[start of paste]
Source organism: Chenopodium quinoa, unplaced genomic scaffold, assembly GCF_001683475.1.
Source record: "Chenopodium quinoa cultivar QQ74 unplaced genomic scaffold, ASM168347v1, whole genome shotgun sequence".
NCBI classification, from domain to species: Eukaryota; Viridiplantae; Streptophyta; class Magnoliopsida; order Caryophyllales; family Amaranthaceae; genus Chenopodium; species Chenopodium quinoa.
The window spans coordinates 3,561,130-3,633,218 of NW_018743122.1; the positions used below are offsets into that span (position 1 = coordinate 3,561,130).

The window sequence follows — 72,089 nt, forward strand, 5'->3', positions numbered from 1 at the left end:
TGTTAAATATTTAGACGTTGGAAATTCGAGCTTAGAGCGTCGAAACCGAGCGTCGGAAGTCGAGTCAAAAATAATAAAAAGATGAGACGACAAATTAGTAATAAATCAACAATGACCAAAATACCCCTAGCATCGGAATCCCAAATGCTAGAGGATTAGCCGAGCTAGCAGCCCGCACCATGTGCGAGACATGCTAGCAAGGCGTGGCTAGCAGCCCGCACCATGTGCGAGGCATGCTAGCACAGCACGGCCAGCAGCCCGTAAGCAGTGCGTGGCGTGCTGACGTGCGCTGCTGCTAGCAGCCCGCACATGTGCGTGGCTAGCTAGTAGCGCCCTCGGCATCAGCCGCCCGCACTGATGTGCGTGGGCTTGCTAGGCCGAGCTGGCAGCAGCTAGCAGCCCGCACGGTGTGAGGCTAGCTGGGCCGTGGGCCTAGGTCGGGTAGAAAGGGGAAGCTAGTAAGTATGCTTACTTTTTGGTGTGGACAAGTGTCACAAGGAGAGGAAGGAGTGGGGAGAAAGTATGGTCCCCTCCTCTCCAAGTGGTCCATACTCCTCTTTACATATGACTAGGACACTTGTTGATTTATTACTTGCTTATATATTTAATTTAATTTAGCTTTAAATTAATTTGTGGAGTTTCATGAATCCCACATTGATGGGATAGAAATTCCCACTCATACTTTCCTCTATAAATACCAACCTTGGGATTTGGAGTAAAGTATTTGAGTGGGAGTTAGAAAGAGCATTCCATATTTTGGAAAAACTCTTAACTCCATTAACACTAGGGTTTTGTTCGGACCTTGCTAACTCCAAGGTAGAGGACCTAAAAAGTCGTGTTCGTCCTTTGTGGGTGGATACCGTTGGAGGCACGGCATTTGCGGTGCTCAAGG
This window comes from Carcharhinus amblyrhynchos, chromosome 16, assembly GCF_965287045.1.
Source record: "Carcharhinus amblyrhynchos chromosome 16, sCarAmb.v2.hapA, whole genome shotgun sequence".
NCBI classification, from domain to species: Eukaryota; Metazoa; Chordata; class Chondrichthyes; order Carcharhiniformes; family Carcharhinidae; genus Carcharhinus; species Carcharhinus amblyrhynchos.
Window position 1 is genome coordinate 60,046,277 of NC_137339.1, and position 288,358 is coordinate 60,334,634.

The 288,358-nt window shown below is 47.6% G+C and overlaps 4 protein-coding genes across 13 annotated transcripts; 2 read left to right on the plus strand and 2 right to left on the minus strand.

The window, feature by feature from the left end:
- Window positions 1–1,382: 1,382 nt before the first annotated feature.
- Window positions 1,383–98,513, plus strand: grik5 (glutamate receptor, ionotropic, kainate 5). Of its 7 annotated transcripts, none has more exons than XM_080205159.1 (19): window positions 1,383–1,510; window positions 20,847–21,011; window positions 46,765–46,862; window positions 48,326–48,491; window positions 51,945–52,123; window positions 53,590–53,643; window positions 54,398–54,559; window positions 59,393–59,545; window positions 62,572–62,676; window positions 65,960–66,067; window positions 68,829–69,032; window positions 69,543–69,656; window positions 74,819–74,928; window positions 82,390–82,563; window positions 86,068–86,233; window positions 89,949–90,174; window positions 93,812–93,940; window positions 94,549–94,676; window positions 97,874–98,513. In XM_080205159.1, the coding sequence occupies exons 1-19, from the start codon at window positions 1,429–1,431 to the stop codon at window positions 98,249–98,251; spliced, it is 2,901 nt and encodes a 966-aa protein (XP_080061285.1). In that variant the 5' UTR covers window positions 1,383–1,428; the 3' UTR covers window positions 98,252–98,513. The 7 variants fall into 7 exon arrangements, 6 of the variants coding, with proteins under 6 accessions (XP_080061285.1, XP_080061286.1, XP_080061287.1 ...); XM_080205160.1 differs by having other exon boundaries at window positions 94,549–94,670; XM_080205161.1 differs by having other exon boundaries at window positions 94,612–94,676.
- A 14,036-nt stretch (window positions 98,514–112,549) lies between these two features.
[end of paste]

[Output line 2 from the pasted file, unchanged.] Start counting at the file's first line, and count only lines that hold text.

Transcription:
Source record: "Chenopodium quinoa cultivar QQ74 unplaced genomic scaffold, ASM168347v1, whole genome shotgun sequence".